Finally, Richardson contends that trial counsel was ineffective for failing to
assert a “stalking horse” argument with respect to the illegal search of his
premises. We disagree.
Richardson explains that a search is patently unlawful where a parole
officer’s visit is but a ruse or a pretext (i.e., a “stalking horse”) for a full-scale
criminal investigation. He argues that counsel should have advanced this theory to
the court. However, the “stalking horse” argument asserted by Richardson in this
collateral proceeding is no longer viable in the wake of the holding of the United
States Supreme Court in United States v. Knights, 534 U.S. 112, 122 S.Ct. 587,
151 L.Ed.2d 497 (2001). In Knights, the Court held that the subjective motivation
of any individual officer cannot be the basis of a Fourth Amendment challenge to a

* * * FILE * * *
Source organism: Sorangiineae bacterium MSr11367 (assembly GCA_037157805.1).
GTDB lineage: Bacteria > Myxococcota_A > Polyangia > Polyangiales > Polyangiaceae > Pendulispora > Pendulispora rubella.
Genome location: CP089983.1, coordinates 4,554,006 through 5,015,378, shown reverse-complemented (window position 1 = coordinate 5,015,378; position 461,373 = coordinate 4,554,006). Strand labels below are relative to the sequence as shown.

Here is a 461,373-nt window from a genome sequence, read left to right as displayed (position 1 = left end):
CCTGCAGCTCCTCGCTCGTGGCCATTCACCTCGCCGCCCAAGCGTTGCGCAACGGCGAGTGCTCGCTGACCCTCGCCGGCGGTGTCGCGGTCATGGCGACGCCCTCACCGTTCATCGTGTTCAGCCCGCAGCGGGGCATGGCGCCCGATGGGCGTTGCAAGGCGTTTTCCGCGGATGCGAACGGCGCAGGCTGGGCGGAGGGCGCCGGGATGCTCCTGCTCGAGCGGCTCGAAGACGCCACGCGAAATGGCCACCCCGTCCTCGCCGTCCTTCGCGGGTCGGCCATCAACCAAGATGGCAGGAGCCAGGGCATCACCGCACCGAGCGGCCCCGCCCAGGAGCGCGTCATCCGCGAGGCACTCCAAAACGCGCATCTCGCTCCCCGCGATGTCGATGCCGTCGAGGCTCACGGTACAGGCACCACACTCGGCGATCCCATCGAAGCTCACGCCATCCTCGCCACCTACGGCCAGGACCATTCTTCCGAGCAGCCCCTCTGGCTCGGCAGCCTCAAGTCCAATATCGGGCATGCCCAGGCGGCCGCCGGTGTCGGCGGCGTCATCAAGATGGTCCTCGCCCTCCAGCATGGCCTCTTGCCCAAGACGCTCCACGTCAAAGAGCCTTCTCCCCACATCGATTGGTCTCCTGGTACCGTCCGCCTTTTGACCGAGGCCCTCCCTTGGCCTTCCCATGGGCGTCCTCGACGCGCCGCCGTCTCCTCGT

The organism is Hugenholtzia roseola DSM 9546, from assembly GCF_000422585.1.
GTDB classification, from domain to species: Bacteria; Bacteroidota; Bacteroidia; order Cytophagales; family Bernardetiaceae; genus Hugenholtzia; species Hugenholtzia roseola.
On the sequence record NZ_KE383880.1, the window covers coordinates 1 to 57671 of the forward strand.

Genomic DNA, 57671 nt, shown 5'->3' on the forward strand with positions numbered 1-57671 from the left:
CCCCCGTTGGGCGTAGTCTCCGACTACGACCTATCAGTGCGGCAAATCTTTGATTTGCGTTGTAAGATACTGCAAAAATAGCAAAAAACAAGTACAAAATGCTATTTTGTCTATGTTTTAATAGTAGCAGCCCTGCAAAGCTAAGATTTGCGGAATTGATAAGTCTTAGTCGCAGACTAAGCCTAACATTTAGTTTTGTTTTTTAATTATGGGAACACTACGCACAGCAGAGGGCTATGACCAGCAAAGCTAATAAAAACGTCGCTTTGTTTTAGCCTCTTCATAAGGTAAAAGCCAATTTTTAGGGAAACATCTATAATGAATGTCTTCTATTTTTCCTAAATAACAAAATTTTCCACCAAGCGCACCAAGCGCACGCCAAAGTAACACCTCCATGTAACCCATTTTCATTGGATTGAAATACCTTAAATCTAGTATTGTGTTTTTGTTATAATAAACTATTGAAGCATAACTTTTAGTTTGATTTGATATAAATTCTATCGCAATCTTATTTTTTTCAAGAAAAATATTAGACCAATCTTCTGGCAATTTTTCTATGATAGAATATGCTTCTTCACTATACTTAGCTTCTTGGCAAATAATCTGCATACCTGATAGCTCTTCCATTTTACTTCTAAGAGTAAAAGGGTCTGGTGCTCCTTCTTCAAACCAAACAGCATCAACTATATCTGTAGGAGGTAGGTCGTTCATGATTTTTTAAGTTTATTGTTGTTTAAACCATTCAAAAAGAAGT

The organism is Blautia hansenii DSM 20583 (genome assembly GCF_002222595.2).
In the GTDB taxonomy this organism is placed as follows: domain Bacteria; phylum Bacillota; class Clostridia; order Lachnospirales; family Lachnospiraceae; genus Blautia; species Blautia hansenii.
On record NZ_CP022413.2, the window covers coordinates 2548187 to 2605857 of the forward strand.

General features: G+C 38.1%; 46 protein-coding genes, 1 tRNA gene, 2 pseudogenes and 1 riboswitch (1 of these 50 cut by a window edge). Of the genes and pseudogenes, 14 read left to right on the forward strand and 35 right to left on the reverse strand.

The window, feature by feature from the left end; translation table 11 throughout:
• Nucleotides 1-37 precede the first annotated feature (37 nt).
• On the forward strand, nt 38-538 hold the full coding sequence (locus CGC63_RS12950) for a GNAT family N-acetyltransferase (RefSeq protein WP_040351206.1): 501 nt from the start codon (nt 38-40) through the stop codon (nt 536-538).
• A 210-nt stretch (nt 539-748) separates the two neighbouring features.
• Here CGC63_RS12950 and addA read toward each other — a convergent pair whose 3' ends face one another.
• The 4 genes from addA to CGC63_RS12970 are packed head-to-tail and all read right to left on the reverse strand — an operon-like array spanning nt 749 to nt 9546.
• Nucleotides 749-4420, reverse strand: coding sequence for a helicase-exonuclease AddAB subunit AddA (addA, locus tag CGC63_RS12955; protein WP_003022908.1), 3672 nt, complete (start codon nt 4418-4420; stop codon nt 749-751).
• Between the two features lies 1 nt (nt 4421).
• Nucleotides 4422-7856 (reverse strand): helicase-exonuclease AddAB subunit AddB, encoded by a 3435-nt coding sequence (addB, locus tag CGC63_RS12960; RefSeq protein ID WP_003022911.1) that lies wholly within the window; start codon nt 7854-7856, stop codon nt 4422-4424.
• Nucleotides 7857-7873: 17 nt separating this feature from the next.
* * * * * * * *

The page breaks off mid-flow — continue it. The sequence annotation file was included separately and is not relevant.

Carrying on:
search and seizure. Counsel did not err by failing to advance a baseless argument.
Bowling v. Commonwealth, 80 S.W.3d 405 (Ky.2002). On the contrary, counsel
acted wholly in accordance with professional standards by not misrepresenting
case law on this issue.
Richardson has failed to cite to any material issue of fact that could not be
determined on the face of the record. Thus, we can find no error in the trial court's
denial of an evidentiary hearing.
We affirm the order of the Laurel Circuit Court.
BRIEF FOR APPELLANT:
BRIEF FOR APPELLEE:
Roy Dale Richardson, Pro se
Attorney General of Kentucky
David W. Barr
Assistant Attorney General